We are eating plastic and that may be threatening our health. When animals eat plastic, all industrial chemicals travel into their bloodstream. They are bio-accumulated in their muscles and fat (parts of the animal people eat mostly).
One of the most famous chemicals found in everyday plastic products (e.g., plastic bottles) is Bisphenol A (BPA). Once BPA is in our bloodstream, it may be carcinogenic and induce obesity. A study made in America showed that 92.6% of Americans aged six and older have detectable levels of BPA in their bodies. BPA levels in children between 6 and 11 years old are twice as high as those in older Americans. BPA exists in cosmetic, silicones, baby bottles, sip cups, food cans, and water bottles.
The World Health Organisation (WHO) has recently warned against the risks of plastic after some of the world’s most famous bottled water brands had been analyzed, finding that more than 90% contained tiny pieces of plastic. Scientists used Nile red dye to fluoresce particles in the water — the dye tends to stick to the surface of plastics but not most natural materials. In this study, analysis of 259 bottles from 11 different brands found an average of 325 plastic particles for every liter of water. These bottles were in the US, China, Brazil, India, Indonesia, Mexico, Lebanon, Kenya, and Thailand.
Even if you don’t consume marine animals or drink bottled water, you can still have plastic in your body coming from toothpaste, cosmetics, and facial scrubs. These types of products include tiny particles of solid plastic called microbeads. So you may want to check the labels of the products you buy and look for harmful ingredients such as nylon, polylactic acid, polymethyl methacrylate, polyethylene, polypropylene or polyethylene terephthalate.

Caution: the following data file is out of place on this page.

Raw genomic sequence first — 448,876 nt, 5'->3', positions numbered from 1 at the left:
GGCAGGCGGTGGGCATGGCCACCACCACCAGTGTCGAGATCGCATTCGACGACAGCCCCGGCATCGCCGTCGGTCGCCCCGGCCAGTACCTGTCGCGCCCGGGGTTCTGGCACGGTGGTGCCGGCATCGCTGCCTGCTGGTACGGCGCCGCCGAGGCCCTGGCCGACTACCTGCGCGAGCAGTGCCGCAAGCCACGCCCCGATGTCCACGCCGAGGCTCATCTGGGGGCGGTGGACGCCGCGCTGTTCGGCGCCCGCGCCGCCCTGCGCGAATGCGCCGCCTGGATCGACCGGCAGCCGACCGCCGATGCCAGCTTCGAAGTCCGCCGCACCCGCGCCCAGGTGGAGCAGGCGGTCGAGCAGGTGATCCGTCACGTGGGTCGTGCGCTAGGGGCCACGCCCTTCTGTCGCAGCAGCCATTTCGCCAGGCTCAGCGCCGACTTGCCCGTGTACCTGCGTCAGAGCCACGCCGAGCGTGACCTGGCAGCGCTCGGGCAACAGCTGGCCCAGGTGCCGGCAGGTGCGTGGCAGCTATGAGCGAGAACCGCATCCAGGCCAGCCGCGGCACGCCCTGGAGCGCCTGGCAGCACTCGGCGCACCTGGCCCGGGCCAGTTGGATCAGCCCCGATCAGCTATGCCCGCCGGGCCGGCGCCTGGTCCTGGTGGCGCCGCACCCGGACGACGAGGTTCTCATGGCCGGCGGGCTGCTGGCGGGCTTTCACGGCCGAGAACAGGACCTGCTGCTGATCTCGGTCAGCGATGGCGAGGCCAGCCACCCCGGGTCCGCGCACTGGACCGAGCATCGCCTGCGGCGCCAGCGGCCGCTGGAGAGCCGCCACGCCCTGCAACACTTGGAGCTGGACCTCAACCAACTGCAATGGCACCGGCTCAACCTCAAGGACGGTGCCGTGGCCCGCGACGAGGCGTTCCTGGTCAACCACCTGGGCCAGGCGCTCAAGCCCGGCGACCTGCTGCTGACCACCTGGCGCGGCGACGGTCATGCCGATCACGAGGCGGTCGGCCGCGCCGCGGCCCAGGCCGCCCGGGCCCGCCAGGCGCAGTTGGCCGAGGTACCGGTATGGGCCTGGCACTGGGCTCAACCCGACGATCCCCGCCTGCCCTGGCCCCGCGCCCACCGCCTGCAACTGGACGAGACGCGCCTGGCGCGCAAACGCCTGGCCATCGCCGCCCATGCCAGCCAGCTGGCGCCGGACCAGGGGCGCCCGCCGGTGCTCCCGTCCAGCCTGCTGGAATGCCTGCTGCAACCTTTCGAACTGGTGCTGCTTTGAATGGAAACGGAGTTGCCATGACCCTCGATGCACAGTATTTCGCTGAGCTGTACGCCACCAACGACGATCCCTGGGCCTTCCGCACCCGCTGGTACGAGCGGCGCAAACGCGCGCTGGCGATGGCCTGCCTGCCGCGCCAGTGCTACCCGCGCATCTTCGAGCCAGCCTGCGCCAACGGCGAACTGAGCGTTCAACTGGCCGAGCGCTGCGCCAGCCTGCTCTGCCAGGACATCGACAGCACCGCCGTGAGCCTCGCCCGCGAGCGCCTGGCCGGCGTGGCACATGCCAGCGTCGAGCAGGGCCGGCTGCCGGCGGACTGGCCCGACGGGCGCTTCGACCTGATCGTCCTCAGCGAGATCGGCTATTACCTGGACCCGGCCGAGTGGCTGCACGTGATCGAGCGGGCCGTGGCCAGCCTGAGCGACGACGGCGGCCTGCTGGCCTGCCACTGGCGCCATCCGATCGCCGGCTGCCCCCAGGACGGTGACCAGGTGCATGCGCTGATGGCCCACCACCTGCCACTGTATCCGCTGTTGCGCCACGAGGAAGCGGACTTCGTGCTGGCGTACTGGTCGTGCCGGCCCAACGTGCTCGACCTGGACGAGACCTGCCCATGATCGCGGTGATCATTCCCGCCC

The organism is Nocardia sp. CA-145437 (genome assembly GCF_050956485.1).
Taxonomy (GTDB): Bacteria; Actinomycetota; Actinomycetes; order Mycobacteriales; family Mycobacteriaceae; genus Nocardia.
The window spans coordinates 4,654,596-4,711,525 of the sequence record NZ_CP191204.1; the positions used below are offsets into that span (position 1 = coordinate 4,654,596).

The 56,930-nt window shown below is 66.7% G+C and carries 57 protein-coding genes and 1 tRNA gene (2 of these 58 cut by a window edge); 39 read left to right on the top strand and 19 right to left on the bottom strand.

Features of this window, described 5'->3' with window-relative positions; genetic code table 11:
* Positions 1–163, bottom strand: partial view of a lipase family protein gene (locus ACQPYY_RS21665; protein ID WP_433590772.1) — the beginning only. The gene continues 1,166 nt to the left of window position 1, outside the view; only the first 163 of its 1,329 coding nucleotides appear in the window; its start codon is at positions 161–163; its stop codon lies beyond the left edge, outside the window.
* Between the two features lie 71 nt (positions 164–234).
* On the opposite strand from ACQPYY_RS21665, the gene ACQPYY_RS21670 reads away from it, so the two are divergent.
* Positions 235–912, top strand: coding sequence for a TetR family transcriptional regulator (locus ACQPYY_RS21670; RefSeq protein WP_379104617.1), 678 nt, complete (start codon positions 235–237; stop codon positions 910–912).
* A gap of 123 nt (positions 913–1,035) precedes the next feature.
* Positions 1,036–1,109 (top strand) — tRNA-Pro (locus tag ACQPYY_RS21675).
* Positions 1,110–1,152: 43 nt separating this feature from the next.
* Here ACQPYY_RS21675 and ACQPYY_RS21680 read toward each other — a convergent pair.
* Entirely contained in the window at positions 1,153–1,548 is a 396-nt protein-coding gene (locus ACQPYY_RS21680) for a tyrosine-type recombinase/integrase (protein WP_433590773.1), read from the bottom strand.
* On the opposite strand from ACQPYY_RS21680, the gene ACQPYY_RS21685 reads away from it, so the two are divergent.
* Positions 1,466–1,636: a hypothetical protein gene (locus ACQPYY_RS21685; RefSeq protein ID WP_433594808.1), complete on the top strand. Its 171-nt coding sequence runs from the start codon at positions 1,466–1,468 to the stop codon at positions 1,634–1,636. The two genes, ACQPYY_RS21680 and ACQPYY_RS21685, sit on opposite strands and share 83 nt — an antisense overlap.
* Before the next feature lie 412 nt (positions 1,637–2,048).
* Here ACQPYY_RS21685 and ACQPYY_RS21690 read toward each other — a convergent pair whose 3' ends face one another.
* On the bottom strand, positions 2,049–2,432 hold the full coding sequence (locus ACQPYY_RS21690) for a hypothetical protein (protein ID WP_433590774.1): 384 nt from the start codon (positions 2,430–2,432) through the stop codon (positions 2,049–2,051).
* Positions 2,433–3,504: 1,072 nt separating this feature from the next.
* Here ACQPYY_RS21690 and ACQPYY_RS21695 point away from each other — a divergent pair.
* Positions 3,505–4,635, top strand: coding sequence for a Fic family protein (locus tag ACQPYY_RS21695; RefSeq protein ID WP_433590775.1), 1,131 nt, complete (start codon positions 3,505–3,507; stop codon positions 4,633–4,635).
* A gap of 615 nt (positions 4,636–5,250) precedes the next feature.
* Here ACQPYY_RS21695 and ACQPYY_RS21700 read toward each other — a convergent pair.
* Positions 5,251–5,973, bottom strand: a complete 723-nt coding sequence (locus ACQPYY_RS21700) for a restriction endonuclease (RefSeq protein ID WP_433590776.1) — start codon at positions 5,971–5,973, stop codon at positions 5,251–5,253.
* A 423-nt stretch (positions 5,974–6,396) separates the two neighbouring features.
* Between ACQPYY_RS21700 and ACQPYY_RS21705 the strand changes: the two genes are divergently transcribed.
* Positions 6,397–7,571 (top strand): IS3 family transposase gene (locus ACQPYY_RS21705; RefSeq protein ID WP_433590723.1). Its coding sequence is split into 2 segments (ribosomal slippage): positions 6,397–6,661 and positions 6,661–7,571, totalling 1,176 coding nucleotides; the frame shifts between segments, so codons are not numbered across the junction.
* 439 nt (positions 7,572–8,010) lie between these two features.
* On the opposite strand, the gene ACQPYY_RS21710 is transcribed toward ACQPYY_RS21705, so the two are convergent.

Burned Plastic Is Also Dangerous
In countries where trash management is lacking, people tend to burn their trash in their backyard or close to their homes. Burning plastic releases phthalates (an industrial chemical that makes plastic transparent, more flexible, and durable) which may harm us by changing our hormone properties, disrupting the normal functioning of our body’s hormonal system. Phthalates stay in our bloodstream and can either block or mimic the production of hormones. By doing so, it interferes with several biological processes such as reproduction, growth, kidney, and liver functioning. It can also induce tuberculosis and emphysema.
You can find plastic anywhere. If you go to the deepest ocean, you will find plastic there. It is with no doubt dangerous to the environment and is now making its way to our bloodstream.
The ugly truth
Plastic is not an issue to which we don’t know what the solution is. Because in the end, humankind created plastic and is now drowning in that same creation. That being said, humanity is the only one who can change the course of plastic before it becomes irreversible.
We all know what we need to do.